Aba Chilkiya did not even return the greetings of torah scholars in order to not be idle from the work he was doing for another (Taanit 23b). Yaakov, our forefather, peace be unto him, states explicitly, "in the day heat consumed me, and the frost by night, and my sleep departed from my eyes" (Bereishis 31:40)...

the summary of the matter: one who is hired out to his fellow for any kind of work, all of his hours are sold to his employer for the workday as the Sages stated: "to hire oneself out is to sell oneself for the day" (Bava Metzia 56b). Whatever time he takes for his own pleasure, whatever it may be, is completely guilty of stealing. And if his employer does not forgive him, he is not forgiven. For the Sages already stated: "sins between man and his fellow are not atoned for on Yom Kippur until he has pacified his fellow" (Yoma 85b).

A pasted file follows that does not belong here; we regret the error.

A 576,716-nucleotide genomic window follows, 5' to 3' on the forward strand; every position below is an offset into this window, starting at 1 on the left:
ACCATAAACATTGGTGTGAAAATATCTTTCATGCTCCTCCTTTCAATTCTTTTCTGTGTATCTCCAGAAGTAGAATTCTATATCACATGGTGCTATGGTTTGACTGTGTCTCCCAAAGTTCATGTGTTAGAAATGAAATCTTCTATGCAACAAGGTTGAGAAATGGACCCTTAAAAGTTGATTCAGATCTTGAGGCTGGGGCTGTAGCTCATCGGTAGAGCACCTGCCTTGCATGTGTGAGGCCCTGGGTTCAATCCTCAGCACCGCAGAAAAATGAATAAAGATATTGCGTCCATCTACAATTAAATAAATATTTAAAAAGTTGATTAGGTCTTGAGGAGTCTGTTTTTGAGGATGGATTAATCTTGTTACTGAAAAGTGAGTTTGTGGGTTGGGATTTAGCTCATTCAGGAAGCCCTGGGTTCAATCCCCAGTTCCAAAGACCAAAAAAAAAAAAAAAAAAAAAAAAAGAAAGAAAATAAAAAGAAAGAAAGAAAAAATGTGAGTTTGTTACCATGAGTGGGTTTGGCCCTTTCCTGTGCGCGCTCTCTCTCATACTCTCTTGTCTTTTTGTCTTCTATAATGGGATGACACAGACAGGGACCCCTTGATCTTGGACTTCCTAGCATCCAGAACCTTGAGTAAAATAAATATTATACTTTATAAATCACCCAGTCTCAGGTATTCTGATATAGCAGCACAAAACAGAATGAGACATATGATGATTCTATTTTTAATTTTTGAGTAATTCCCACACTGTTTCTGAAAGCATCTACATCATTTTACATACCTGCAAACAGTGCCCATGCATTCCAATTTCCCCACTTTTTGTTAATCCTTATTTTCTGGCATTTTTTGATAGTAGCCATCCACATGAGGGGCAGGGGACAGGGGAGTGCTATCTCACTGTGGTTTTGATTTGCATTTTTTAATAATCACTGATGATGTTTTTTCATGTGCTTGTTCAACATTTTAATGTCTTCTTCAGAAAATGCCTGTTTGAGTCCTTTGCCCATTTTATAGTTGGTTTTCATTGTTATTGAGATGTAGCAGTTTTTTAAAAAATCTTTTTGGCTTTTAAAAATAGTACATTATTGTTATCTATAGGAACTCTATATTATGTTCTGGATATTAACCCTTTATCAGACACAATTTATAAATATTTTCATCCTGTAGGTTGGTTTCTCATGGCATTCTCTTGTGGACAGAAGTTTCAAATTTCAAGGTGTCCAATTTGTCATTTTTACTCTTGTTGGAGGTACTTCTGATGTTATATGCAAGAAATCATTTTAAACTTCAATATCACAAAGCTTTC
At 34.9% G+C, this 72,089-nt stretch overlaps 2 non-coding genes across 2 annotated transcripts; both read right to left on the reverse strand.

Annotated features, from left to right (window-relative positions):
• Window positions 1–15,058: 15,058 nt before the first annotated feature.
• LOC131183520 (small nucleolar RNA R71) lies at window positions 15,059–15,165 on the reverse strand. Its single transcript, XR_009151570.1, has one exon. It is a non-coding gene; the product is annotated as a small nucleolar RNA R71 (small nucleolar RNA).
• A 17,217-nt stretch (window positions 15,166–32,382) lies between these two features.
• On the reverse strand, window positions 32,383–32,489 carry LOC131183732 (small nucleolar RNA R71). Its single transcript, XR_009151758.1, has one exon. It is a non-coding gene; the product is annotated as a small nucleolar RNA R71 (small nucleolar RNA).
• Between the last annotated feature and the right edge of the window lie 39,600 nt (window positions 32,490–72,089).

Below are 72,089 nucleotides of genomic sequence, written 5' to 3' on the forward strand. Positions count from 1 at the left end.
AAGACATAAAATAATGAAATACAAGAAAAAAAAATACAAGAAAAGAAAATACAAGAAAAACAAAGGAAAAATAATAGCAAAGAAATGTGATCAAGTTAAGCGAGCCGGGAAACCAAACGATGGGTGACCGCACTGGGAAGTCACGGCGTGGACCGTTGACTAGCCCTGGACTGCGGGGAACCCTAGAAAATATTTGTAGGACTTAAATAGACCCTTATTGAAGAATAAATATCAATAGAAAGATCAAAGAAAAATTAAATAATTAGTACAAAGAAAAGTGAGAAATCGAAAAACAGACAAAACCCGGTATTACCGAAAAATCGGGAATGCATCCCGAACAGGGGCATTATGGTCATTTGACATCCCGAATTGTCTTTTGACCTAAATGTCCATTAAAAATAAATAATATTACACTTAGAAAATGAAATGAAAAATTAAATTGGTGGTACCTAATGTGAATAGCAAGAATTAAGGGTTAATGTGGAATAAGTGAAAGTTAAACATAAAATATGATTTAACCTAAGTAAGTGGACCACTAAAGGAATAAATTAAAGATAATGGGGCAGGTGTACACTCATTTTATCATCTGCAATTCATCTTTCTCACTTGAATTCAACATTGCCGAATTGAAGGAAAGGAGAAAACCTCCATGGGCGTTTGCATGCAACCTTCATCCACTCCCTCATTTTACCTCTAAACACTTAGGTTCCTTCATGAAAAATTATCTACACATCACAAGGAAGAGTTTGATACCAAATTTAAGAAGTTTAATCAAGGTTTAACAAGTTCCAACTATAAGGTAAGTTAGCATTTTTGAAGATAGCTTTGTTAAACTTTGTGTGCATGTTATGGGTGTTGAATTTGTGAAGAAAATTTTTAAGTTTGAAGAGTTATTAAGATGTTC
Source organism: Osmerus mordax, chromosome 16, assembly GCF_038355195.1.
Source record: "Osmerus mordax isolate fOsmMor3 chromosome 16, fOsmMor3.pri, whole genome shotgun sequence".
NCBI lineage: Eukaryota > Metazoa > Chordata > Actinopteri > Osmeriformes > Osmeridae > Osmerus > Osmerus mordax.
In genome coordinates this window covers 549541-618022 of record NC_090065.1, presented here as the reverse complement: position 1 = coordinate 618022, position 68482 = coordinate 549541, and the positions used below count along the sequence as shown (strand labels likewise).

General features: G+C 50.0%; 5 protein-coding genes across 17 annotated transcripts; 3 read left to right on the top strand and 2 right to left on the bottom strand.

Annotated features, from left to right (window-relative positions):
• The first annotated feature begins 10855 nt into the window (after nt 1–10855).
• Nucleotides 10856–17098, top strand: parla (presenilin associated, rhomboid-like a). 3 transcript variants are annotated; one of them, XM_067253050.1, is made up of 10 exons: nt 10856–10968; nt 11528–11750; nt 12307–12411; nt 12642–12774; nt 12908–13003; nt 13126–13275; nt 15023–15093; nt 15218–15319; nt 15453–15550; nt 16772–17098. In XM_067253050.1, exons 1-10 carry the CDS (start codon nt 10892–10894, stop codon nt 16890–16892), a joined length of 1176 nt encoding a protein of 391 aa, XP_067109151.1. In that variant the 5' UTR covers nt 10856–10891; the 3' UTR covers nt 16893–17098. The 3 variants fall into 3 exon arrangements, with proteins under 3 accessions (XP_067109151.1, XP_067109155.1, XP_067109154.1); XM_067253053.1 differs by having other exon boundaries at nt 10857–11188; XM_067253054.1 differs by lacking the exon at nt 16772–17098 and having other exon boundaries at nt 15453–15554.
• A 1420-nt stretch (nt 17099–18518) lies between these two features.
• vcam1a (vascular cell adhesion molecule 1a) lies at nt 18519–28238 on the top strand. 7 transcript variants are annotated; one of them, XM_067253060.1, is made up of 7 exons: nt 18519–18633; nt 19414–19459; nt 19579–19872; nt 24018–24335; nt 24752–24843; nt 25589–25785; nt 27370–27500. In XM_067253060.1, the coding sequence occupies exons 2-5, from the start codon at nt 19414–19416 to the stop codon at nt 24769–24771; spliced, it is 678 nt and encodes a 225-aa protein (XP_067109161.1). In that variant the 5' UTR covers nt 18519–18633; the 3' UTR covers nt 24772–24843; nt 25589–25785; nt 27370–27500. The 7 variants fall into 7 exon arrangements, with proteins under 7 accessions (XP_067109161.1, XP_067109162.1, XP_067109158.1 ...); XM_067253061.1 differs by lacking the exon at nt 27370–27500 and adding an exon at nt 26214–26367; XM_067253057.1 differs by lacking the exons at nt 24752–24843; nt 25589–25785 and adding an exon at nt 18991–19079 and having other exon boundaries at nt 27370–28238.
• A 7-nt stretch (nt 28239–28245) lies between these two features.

see there for more.


It is obviously better to be self-employed acording to the sources below

Where he says it is less of an embarrassment to collect money then to rent yourself as a worker

In mitzvot habais page 236

"להשכיר את עצמו יותר גרוע מלחזור על הפתחים"

That to rent yourself is worse then to "return on the doors" (collect money from door to door)

That the Torah obligates a Jew to use money that he has for positive comments, and to collect money for negative comments, but to be a slave (rent yourself) you are only obligated if you steel to repay

His source is the oizer mkoidesh on even ezer 70.3 it is printed on the bottom of the page in the Shulchan aruch